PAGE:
Participation and Collaboration
I recently attended a talk at UO by Gardner Campbell, who works on New Media, Lit, & Pedagogy (and more) at Baylor U.. The focus of the talk was why we as educators should take new media, digital technologies, and networking quite seriously. I am sold, but of course I already bought in some time ago (to the extent that I, then a mere post-doc, and now a mere newly-minted t-t asst. has any purchasing power).
I also applaud Campbell for the way he brings new media tools and projects into his classes. We are at the stage of initial inquiry with all this stuff. This means that nobody knows and that it is time for experimentation. So that’s great. We need to learn from each other and, as Campbell points out, from our students, too.
Campbell really emphasized the ‘publish it to the web’ approach for harnessing the internet in his classes. Students, I guess, publish their work to the web, even if just on a blog, etc.. This seems to me useful, but just the beginning. The talk got me to thinking about what the specific diacritic of emerging internet technopractices might be. Of course, that’s something I (like to) think about anyway.
But here is one thought.
The internet facilitates new forms of social interaction whereby political, educational, and otherwise social processes work well. The forms that tend to work well in internetworking are not well-facilitated by traditional models of publication (the coffeehouse, newspaper, and broadcast models).
There is a broader context here in political theory. At its best, a focus on publicness in terms of ‘publication’ (rather than ‘internetworking’) has historically tended to assume two valences in political theory. One of those is participation (the ideal dream of democratic theory across the twentieth-century — be it deliberative participation or some other form), and the other is representation (which is a second-best when participation is not possible, or not desired).
My view (for today at least) is that democracy (et. al.) is now best facilitated not by forms of publication, but rather by way of forms of collaboration. This is not a critique of participation or representation (and it need not be), but rather a claim on behalf of collaboration.
Collaboration may sound strange as a new procedural ideal for, say, democracy, but I believe we are in a position now to see its increasing importance. Here is my (experimental) claim for today: Collaboration may lead us from the participatory-representative model to an innovative-connective model of politics, society, culture, &c..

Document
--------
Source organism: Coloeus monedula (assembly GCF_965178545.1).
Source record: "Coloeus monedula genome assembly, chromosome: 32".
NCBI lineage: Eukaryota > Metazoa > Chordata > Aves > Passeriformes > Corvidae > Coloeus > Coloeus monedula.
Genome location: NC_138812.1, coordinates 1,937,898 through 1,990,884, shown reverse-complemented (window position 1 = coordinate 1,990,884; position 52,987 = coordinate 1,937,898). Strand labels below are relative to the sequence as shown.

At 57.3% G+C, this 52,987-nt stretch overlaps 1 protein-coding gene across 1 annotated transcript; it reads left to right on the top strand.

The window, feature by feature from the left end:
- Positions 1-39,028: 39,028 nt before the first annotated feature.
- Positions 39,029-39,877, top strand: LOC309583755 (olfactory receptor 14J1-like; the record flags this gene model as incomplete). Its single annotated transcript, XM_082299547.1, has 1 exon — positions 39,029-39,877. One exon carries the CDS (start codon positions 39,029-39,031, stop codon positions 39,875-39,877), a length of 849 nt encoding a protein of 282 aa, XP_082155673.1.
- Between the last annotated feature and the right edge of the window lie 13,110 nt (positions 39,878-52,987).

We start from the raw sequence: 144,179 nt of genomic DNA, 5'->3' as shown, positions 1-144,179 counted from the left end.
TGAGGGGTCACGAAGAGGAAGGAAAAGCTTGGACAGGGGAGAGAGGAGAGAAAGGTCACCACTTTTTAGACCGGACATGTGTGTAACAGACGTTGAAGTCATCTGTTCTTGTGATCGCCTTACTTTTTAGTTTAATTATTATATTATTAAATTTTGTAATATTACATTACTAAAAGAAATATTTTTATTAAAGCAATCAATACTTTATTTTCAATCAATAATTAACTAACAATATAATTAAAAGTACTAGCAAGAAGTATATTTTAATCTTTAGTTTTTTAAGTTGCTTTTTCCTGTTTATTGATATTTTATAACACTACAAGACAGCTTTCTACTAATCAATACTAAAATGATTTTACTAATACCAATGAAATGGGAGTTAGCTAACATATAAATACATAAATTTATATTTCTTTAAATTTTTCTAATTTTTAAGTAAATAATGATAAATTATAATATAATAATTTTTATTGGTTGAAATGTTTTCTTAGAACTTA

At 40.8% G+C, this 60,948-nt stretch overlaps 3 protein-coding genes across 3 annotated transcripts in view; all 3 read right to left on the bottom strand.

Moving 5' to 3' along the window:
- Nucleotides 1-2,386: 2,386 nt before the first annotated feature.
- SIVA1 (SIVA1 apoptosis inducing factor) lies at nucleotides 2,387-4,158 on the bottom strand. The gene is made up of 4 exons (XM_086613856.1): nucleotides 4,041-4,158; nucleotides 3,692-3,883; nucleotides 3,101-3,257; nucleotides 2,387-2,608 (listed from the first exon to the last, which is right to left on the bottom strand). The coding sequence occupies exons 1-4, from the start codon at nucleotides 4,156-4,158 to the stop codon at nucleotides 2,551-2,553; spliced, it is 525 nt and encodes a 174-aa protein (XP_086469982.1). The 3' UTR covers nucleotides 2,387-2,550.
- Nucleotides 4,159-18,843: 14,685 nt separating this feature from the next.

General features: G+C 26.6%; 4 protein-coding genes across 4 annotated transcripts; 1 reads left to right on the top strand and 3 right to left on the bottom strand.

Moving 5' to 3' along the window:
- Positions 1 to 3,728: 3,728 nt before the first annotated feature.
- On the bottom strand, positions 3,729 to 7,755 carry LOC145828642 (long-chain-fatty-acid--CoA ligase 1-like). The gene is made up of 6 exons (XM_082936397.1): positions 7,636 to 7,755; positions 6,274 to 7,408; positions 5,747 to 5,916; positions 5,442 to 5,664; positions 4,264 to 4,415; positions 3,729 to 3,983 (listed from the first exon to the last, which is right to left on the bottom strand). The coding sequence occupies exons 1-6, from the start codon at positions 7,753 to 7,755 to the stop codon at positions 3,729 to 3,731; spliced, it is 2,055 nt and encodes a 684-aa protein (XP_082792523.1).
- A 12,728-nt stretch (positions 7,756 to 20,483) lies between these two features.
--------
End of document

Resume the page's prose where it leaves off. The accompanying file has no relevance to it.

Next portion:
Participation is the model of the citizen joining in the efforts of the public sphere. But there is no public sphere, indeed no public, in internetworked contexts. The public is no longer given. Not in advance. There is, rather, a plurality of publics. Publics are made. How to engage? Not by ‘participating’ in something that is already there. But rather by ‘innovation‘, which in a collaborative model sometimes (indeed often) means forming new publics.
Representation is what happens when interests need to be made public, yet there is no will (or practical means) to do so via participation. So then our interests are represented, e.g. by our representatives. This has long been a subject of severe critique in political theory. I will not rehearse those critiques here (but nor do I presume them). What’s new in the internetworked context? Representation is more difficult than ever, and perhaps more useless. Here again collaboration supplies a better conceptual model than publication, because the latter presumes a public up-and-running into which one’s interests are translated by a representative medium. What form does collaboration take instead? It takes the form of connection. Interests are connected, not represented. Mine and yours, and those as yet undreamt of, are woven together not only by us (which involves collaboration), but also by the technology itself and the entire knowledge ecology it sustains (which helps us in those instances where we have no will or means to collaborate).
So. To summarize….
From publication to collaboration.
From participation to innovation.
From representation to connection.
Therein you have a tidy little manifesto of sorts. I undoubtedly will abandon the manifesto before you have read this. I am just experimenting. And where is the harm in that? If you disagree, please do disagree out loud. That is just what this medium is good for: collaborative disagreements in virtue of which we connect and may even together innovate.